New Horror Releases: Koko-Di Koko-Da (2019) - Reviewed

It should be pretty clear by now that horror is having a moment.  We had a solid ten-year period there where it felt like film after film was just another remake of a horror classic from the '70s or '80s.  

Finally, with directors like Jordan Peele, Robert Eggers, Ari Aster, etc. making smart original horror films, it seems like we've reached a new golden age.  The last couple years especially have seen a few horror films set in the Swedish wilderness, such as Midsommar and The Ritual.  Now, there's another film to add to the mix.  Written and directed by Jonannes NyholmKoko-di Koko-da tells the story of a Swedish couple, Tobias and Elin, who encounter a demented gang of sideshow performers while camping in the wilderness.

Koko-di Koko-da appears to take a few notes from The Babadook in that the main characters are having trouble processing their grief from a tragic loss.  This grief sets up the rest of the story as they set out to go camping, and subsequently into a surrealist Groundhog Day-esquenightmare as a band of misfits emerge from the woods in a seemingly endless loop to terrorize Tobias and Elin.  As the film progresses, the line between what's real and what's fake blurs as we, the audience are gripped by an impending sense of dread over what may or may not ensue.  

Leif Edlund and Ylva Gallon are both fantastic as Tobias and Elin.  It's harder than you might think to pull off a believable performance showcasing sheer and absolute terror, and without it, this film would have lost any semblance of realism.  The true scene-stealer however, is Peter Belli as Mog, the terrifying leader of the crazed gang of murderous performers.  The wicked grin on his face alone is enough to haunt your dreams as he delights in terrorizing Tobias and Elin.  He's a villain I'm unlikely to forget anytime soon.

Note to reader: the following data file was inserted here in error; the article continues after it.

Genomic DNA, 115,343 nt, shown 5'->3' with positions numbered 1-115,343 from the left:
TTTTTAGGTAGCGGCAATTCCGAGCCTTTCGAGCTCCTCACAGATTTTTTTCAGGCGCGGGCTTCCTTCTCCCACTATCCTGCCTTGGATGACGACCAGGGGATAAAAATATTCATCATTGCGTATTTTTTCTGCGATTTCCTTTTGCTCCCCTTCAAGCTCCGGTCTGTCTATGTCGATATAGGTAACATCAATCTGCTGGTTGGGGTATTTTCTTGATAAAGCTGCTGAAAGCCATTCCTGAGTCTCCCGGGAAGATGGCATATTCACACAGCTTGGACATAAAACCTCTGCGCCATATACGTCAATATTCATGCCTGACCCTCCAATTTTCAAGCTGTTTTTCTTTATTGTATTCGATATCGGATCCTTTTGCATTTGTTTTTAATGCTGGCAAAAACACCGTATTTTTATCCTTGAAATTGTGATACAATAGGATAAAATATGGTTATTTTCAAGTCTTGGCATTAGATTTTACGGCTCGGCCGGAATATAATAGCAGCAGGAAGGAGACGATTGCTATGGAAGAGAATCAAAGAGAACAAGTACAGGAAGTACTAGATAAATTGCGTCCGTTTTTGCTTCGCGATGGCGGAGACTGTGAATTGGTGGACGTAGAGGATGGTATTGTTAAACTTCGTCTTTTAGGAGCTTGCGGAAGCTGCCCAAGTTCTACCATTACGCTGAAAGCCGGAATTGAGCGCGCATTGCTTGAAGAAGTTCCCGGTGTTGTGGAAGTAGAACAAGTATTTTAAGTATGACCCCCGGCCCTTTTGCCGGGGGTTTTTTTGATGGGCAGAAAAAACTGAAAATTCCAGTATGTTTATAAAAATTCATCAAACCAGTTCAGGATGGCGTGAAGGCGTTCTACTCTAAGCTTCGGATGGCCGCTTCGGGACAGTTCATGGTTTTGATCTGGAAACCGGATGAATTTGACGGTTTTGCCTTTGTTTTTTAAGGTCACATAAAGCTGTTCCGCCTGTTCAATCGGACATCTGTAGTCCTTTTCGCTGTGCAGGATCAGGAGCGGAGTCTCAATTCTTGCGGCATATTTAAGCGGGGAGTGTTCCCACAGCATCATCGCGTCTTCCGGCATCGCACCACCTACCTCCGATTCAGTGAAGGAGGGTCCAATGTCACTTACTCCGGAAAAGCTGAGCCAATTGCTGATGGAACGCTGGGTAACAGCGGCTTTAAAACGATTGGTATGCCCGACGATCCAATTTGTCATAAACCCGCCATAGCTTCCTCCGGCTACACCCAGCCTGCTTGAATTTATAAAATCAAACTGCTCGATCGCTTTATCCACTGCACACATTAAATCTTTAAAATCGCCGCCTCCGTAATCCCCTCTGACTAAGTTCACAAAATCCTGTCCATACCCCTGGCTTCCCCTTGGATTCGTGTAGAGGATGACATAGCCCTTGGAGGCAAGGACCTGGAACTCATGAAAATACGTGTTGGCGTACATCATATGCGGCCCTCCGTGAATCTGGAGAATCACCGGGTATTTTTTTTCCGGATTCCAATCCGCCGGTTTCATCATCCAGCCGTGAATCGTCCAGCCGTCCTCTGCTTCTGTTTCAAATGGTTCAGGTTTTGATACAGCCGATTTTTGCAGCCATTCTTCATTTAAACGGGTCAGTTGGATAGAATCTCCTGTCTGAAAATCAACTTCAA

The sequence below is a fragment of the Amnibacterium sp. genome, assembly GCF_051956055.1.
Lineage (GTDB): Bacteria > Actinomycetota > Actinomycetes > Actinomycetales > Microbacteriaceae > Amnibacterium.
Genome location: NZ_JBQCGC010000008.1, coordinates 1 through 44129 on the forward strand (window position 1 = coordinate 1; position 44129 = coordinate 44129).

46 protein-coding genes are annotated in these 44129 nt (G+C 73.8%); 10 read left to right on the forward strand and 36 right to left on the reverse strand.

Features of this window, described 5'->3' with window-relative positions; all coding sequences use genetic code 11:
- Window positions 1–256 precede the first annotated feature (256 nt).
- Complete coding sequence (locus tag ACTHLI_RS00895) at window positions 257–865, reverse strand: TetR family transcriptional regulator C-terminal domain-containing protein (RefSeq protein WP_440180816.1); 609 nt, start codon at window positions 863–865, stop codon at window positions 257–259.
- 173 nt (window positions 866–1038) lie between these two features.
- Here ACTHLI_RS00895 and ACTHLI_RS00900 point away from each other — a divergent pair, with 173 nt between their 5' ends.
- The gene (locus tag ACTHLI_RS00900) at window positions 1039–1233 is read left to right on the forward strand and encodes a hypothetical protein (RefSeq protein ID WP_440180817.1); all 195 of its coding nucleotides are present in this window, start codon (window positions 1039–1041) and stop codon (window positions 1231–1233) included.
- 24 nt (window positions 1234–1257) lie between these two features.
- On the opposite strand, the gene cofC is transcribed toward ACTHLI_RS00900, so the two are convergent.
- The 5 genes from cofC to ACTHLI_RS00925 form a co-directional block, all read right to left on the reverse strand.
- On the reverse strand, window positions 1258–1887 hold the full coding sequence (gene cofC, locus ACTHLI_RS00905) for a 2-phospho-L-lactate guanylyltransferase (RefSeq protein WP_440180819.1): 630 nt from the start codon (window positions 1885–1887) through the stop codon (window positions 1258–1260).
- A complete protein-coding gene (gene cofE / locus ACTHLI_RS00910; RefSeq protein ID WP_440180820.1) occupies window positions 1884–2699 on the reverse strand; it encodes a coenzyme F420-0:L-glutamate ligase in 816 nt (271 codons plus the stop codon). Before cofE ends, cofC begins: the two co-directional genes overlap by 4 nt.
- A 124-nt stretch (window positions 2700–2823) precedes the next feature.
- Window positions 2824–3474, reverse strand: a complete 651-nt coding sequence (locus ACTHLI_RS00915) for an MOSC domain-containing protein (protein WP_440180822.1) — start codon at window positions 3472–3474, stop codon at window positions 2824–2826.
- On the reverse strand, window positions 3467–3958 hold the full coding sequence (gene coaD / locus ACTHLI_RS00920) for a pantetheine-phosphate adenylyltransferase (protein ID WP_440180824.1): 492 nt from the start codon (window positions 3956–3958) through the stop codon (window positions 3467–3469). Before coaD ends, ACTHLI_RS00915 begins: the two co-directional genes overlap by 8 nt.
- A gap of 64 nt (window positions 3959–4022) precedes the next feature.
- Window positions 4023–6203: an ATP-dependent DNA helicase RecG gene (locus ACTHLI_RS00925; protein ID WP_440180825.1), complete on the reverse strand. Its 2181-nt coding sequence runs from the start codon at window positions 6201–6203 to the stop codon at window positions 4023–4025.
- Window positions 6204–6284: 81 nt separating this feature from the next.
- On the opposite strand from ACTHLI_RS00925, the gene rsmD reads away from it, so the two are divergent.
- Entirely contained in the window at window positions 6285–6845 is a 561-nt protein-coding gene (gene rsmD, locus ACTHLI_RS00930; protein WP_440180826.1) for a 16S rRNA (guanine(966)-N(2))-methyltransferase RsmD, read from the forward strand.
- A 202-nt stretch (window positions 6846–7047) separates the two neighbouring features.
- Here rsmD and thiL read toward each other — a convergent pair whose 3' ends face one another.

At its heart, Koko-di Koko-da is all about how we deal with loss, and more specifically, how we maintain our relationships with those closest to us in the aftermath of that loss.  It's all too easy to grow distant and cold from everyone around you while dealing with grief.  This film shows you (in the most extreme ways possible), how shutting yourself off from those you love can have negative consequences.  The cold distance between Tobias and Elinis what leads to their nightmarish ordeals.  Conversely, it's when they finally give in and open up to one another that they are able to triumph over their demons and move on to a happier and healthier future together.  Koko-di Koko-damay end up haunting your dreams, but somehow, it might also succeed in brightening up your day.

-Derek Miranda

Koko-Di Koko-Da releases in cinemas this coming November!